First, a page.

I'm looking for a good (intoductionary) book on group theory that treats (at least) the following material:

The axioms of groups, commutativity, symmetrical groups, permutation groups; Cayley's theorem, matrix groups, order of a group, homomorphisms between groups, isomorphisms between groups, undergroups; Lagrange's theorem, quotient groups; normal undergroups, homomorphesm, kernal, image, isomorphism theorems, group actions; the orbit stabilisator theorem, direct products of groups, the cauchy theorem, sylowgroups; Sylow's theorem and "free" group.

The book the course recommends is: Armstrong, M.'s Groups and symmetry.

That said, I've found that I usually get much better book recommendations by asking around on here. When it comes to personal preference, I enjoyed Kunze's Linear algebra and Rudin's Mathematical Analysis. I prefer books not be too verbose in their approach to the subject and am okay with losing (some of) a proof's detail in favour of a clear portrayal of the important steps (I believe Rudin does this really well).

  • $\begingroup$ You can't go wrong with Herstein's Topics in Algebra. $\endgroup$ – lhf Aug 2 '17 at 12:19
  • $\begingroup$ Dummit and Foote's Abstract Algebra is what I used/use (since it covers topics from basic theory all the way to graduate level topics in algebra) $\endgroup$ – Edward Evans Aug 2 '17 at 12:22
  • $\begingroup$ Am I correct in noting then, that any (good) abstract algebra book will cover these topics? $\endgroup$ – Mitchell Faas Aug 2 '17 at 12:47
  • $\begingroup$ @MitchellFaas Correct, these are all relatively fundamental topics in Group Theory so any book covering Group Theory will contain them. $\endgroup$ – Edward Evans Aug 2 '17 at 12:50
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    $\begingroup$ @MitchellFaas Abstract Algebra encompasses more than just group theory, the text I'm recommending has about 230 pages on group theory, and then more on rings/fields and then some on more specialised topics in algebra. It's not as dense as Serge Lang (which is very, very abstract and very, very dense, I use it for reference only), but it's detailed enough to be complete. It's nicely written too so it doesn't get boring. Most definitions/theorems are accompanied by 5-10 examples to illustrate the concepts. $\endgroup$ – Edward Evans Aug 2 '17 at 13:39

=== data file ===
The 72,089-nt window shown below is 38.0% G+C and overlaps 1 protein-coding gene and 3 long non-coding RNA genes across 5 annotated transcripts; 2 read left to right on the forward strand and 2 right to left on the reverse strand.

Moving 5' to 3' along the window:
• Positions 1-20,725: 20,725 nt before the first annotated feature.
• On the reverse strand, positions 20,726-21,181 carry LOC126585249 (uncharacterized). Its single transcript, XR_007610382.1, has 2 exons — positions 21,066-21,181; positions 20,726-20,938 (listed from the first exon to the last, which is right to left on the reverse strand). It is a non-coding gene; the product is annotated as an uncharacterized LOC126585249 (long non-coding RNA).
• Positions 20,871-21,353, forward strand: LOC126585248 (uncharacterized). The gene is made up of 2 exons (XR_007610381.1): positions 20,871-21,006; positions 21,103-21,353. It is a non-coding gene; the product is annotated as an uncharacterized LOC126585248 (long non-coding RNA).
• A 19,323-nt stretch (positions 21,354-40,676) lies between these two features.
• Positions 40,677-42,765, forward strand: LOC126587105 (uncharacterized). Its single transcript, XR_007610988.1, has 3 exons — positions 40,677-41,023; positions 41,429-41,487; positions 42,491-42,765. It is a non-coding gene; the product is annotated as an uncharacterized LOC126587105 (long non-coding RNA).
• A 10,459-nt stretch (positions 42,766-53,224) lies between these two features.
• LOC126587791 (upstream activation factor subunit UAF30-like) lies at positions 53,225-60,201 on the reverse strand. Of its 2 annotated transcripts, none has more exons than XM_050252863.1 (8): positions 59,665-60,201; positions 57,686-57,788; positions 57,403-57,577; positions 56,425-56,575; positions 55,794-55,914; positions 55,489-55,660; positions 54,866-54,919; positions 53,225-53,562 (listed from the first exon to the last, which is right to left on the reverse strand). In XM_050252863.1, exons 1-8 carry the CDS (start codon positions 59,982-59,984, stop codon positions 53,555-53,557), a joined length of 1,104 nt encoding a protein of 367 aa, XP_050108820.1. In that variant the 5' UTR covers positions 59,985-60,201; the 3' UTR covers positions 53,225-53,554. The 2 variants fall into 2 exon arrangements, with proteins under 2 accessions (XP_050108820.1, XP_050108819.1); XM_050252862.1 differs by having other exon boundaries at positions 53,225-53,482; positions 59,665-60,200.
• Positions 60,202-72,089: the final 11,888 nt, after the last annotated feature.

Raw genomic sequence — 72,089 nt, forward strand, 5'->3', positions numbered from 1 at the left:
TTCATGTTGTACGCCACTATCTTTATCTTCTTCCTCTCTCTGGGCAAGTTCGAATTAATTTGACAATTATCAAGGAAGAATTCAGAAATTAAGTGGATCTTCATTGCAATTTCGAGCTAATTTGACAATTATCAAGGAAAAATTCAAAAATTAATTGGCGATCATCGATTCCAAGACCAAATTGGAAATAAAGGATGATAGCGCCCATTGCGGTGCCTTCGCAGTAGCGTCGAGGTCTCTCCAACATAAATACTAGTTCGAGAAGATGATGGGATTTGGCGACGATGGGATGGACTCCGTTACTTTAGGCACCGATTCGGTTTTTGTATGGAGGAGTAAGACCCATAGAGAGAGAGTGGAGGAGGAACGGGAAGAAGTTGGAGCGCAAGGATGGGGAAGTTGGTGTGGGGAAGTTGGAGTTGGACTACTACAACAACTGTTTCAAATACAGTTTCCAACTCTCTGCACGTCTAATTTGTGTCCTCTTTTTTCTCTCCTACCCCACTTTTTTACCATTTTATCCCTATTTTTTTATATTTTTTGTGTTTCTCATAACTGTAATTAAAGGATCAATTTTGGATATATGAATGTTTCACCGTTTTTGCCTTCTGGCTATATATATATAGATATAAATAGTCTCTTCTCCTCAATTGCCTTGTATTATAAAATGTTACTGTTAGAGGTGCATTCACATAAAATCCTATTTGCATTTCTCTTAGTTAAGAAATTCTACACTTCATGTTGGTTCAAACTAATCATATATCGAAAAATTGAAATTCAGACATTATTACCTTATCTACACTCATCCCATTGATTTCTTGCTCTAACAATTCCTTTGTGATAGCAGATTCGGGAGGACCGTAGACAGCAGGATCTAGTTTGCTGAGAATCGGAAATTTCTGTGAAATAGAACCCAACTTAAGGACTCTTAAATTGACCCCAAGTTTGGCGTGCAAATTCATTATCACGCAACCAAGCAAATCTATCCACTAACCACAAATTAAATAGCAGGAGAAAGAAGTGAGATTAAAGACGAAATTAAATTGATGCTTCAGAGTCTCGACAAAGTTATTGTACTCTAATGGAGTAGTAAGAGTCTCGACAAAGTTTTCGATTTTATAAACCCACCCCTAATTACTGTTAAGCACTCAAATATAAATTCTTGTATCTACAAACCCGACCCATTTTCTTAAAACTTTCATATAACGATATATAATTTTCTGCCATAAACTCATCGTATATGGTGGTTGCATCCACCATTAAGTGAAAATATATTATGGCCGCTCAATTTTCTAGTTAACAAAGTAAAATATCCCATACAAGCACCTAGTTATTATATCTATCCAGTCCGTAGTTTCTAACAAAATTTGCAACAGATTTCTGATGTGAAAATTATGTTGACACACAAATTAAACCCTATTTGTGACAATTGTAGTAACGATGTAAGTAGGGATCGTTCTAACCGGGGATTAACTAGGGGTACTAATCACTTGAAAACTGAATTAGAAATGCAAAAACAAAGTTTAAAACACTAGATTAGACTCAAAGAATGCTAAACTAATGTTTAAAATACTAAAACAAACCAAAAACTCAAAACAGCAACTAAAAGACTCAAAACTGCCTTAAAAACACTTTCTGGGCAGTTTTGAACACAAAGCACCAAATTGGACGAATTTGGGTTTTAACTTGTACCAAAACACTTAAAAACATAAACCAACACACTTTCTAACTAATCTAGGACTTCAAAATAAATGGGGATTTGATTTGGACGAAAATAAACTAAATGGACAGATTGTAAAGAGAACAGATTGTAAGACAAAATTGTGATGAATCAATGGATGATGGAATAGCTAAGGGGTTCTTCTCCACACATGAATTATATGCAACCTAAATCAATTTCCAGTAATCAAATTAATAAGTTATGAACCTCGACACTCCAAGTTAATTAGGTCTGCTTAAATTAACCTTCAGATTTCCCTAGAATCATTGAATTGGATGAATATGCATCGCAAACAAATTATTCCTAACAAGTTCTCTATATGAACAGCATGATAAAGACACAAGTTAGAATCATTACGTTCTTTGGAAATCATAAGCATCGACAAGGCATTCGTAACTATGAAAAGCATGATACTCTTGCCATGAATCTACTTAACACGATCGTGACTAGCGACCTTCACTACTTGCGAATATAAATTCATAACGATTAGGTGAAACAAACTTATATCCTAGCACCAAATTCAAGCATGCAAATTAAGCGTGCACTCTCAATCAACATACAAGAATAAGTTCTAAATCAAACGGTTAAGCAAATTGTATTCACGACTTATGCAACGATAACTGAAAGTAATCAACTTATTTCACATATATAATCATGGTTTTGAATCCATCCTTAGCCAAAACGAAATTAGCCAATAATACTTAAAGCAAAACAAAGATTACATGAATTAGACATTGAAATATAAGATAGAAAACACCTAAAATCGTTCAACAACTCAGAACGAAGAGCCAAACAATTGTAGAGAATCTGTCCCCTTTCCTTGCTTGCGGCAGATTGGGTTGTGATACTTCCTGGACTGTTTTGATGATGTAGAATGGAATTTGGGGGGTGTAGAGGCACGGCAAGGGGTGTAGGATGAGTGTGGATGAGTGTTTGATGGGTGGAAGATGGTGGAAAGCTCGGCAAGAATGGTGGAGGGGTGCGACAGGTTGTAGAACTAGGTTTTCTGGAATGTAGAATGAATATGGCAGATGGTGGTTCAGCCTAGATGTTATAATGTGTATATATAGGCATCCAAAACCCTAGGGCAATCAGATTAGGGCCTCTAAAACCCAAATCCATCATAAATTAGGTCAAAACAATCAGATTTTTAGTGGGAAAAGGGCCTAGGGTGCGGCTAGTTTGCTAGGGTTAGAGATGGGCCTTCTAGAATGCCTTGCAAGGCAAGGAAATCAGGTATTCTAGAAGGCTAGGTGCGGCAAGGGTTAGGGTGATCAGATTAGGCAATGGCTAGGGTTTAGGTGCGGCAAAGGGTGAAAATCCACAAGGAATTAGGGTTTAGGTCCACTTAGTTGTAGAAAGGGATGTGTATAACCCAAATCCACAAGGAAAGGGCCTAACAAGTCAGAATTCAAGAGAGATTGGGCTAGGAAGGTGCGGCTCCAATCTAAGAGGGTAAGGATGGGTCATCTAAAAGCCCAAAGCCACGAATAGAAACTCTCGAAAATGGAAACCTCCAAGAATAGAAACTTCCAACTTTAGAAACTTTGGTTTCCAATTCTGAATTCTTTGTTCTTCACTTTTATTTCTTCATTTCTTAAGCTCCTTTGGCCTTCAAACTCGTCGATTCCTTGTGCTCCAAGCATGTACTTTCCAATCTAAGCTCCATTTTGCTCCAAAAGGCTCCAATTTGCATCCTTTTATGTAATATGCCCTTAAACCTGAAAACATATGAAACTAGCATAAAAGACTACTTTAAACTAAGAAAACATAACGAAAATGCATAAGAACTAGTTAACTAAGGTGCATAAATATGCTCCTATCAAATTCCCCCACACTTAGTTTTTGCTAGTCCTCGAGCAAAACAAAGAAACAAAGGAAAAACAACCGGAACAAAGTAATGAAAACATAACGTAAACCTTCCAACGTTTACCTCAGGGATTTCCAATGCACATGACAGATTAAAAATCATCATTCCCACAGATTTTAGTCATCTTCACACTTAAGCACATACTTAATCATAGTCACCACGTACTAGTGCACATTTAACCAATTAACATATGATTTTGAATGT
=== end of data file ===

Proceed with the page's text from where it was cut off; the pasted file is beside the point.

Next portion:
You don't need a book in abstract algebra. You need an introductory book that deals exclusibely with group theory. Dummit and Foote is an overshoot. Rotman's "An introduction to the theory of groups" or Robinson's "A course in the theory of groups" are good books for your needs.

  • $\begingroup$ What do you mean that it's an overshoot? I'm personally not averse to books that cover (much) more material than needed, as I find it more important to look for the best books available in the subject. If they extend further, I may only benefit from that in future courses or as reference. So some elaboration on your statements would be hugely appreciated! $\endgroup$ – Mitchell Faas Aug 2 '17 at 13:04
  • $\begingroup$ Just because the book covers more than just Group Theory, doesn't make it an overshoot... Dummit and Foote has a LOT of exercises and gives a LOT of examples for concepts, which I found incredibly useful. $\endgroup$ – Edward Evans Aug 2 '17 at 13:19
  • $\begingroup$ @MitchellFaas When you need to drive an nail in the wall, do you bring a 10 pound hammer? No, you don't, and when someone tells you that a 10 pound hammer is an overshoot for driving a nail into the wall, do you nudge them to elaborate? I hope not. You want to use D&F? By all means do. You asked a question, I gave my answer. $\endgroup$ – uniquesolution Aug 2 '17 at 13:22
  • $\begingroup$ @Meg An overshoot means simply that Dummit and Foote contains lots of other irrelevant information. I prefer to be focused when I study mathematics. $\endgroup$ – uniquesolution Aug 2 '17 at 13:23
  • $\begingroup$ @uniquesolution Okay, that's your opinion and is to be respected, Dummit and Foote is a good text with good exposition though so I stand by my recommendation! :) $\endgroup$ – Edward Evans Aug 2 '17 at 13:26

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